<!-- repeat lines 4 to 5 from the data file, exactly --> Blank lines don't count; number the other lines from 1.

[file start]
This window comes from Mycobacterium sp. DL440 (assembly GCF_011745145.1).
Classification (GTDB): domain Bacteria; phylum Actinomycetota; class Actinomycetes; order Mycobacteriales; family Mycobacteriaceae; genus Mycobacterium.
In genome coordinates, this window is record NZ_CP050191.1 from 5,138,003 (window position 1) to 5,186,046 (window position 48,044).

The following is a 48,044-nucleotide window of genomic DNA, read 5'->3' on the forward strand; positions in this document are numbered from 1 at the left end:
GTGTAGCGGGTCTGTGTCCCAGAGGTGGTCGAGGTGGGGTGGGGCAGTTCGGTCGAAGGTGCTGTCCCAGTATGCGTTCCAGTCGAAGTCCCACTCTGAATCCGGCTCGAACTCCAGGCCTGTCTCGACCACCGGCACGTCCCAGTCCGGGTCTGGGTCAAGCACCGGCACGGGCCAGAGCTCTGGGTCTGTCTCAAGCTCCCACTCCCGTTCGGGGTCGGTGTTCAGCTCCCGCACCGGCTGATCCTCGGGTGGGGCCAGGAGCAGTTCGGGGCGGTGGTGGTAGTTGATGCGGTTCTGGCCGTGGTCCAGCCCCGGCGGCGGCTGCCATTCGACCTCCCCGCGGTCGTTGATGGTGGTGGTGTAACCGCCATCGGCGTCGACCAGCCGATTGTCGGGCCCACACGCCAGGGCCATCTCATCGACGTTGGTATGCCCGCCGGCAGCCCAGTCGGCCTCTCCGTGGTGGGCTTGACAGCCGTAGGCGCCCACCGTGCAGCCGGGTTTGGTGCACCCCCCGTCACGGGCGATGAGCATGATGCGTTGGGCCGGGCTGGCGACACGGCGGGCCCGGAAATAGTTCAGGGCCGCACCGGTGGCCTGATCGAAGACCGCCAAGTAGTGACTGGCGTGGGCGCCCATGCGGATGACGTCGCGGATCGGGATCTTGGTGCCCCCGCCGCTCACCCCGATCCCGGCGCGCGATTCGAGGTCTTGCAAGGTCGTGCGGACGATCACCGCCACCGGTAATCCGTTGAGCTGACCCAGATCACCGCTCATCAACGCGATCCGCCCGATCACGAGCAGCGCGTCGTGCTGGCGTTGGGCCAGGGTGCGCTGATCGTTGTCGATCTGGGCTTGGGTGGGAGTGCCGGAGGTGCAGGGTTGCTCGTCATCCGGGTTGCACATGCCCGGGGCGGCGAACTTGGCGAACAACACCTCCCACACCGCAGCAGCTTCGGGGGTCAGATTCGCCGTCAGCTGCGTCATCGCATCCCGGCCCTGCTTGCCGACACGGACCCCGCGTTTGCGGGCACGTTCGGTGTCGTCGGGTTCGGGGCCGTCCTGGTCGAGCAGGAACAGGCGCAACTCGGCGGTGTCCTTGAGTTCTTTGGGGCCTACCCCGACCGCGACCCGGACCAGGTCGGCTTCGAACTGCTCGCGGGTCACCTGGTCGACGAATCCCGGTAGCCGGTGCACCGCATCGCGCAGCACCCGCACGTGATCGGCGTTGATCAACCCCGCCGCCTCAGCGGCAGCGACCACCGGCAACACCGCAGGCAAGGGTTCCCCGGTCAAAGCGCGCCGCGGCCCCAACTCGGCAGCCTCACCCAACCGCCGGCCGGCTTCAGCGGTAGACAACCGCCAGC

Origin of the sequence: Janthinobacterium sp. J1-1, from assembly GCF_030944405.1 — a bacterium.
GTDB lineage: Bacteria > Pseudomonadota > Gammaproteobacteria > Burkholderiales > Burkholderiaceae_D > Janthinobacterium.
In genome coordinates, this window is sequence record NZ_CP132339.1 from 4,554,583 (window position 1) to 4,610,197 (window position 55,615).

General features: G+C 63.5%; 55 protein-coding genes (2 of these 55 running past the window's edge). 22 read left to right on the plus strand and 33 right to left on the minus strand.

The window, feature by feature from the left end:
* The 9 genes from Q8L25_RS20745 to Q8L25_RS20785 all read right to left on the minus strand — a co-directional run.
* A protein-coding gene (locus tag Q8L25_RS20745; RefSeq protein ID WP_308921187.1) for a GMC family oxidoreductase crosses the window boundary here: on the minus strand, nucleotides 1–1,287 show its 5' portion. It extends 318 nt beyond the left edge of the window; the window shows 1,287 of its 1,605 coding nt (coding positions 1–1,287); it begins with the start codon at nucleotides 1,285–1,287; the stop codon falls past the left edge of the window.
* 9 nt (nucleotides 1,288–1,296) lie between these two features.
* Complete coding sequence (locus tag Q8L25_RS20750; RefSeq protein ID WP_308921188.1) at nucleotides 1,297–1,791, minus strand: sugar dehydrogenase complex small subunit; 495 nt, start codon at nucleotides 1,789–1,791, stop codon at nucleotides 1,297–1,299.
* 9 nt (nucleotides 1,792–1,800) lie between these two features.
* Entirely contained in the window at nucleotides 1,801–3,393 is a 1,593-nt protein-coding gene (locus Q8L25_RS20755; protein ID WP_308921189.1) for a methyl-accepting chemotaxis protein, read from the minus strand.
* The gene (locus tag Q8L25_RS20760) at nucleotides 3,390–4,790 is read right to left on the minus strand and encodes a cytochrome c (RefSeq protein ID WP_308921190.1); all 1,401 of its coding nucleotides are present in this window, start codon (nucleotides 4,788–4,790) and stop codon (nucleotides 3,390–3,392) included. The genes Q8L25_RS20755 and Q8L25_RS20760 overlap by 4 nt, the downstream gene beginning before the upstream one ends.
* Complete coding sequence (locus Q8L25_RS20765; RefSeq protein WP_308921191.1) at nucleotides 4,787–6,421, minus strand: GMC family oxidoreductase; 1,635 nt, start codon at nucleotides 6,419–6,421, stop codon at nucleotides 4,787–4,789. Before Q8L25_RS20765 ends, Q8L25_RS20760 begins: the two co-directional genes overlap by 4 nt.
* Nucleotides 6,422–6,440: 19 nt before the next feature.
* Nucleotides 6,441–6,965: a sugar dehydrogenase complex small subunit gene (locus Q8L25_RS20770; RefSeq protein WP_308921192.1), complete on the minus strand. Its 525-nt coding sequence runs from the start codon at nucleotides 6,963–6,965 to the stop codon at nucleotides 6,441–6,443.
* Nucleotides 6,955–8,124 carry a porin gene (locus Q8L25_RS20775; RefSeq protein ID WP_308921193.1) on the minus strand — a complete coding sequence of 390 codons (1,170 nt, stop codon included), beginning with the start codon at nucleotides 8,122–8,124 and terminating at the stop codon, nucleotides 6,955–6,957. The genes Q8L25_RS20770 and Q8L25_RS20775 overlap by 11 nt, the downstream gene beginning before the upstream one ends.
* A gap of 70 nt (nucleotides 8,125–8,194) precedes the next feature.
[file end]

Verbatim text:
The following is a 48,044-nucleotide window of genomic DNA, read 5'->3' on the forward strand; positions in this document are numbered from 1 at the left end:
GTGTAGCGGGTCTGTGTCCCAGAGGTGGTCGAGGTGGGGTGGGGCAGTTCGGTCGAAGGTGCTGTCCCAGTATGCGTTCCAGTCGAAGTCCCACTCTGAATCCGGCTCGAACTCCAGGCCTGTCTCGACCACCGGCACGTCCCAGTCCGGGTCTGGGTCAAGCACCGGCACGGGCCAGAGCTCTGGGTCTGTCTCAAGCTCCCACTCCCGTTCGGGGTCGGTGTTCAGCTCCCGCACCGGCTGATCCTCGGGTGGGGCCAGGAGCAGTTCGGGGCGGTGGTGGTAGTTGATGCGGTTCTGGCCGTGGTCCAGCCCCGGCGGCGGCTGCCATTCGACCTCCCCGCGGTCGTTGATGGTGGTGGTGTAACCGCCATCGGCGTCGACCAGCCGATTGTCGGGCCCACACGCCAGGGCCATCTCATCGACGTTGGTATGCCCGCCGGCAGCCCAGTCGGCCTCTCCGTGGTGGGCTTGACAGCCGTAGGCGCCCACCGTGCAGCCGGGTTTGGTGCACCCCCCGTCACGGGCGATGAGCATGATGCGTTGGGCCGGGCTGGCGACACGGCGGGCCCGGAAATAGTTCAGGGCCGCACCGGTGGCCTGATCGAAGACCGCCAAGTAGTGACTGGCGTGGGCGCCCATGCGGATGACGTCGCGGATCGGGATCTTGGTGCCCCCGCCGCTCACCCCGATCCCGGCGCGCGATTCGAGGTCTTGCAAGGTCGTGCGGACGATCACCGCCACCGGTAATCCGTTGAGCTGACCCAGATCACCGCTCATCAACGCGATCCGCCCGATCACGAGCAGCGCGTCGTGCTGGCGTTGGGCCAGGGTGCGCTGATCGTTGTCGATCTGGGCTTGGGTGGGAGTGCCGGAGGTGCAGGGTTGCTCGTCATCCGGGTTGCACATGCCCGGGGCGGCGAACTTGGCGAACAACACCTCCCACACCGCAGCAGCTTCGGGGGTCAGATTCGCCGTCAGCTGCGTCATCGCATCCCGGCCCTGCTTGCCGACACGGACCCCGCGTTTGCGGGCACGTTCGGTGTCGTCGGGTTCGGGGCCGTCCTGGTCGAGCAGGAACAGGCGCAACTCGGCGGTGTCCTTGAGTTCTTTGGGGCCTACCCCGACCGCGACCCGGACCAGGTCGGCTTCGAACTGCTCGCGGGTCACCTGGTCGACGAATCCCGGTAGCCGGTGCACCGCATCGCGCAGCACCCGCACGTGATCGGCGTTGATCAACCCCGCCGCCTCAGCGGCAGCGACCACCGGCAACACCGCAGGCAAGGGTTCCCCGGTCAAAGCGCGCCGCGGCCCCAACTCGGCAGCCTCACCCAACCGCCGGCCGGCTTCAGCGGTAGACAACCGCCAGC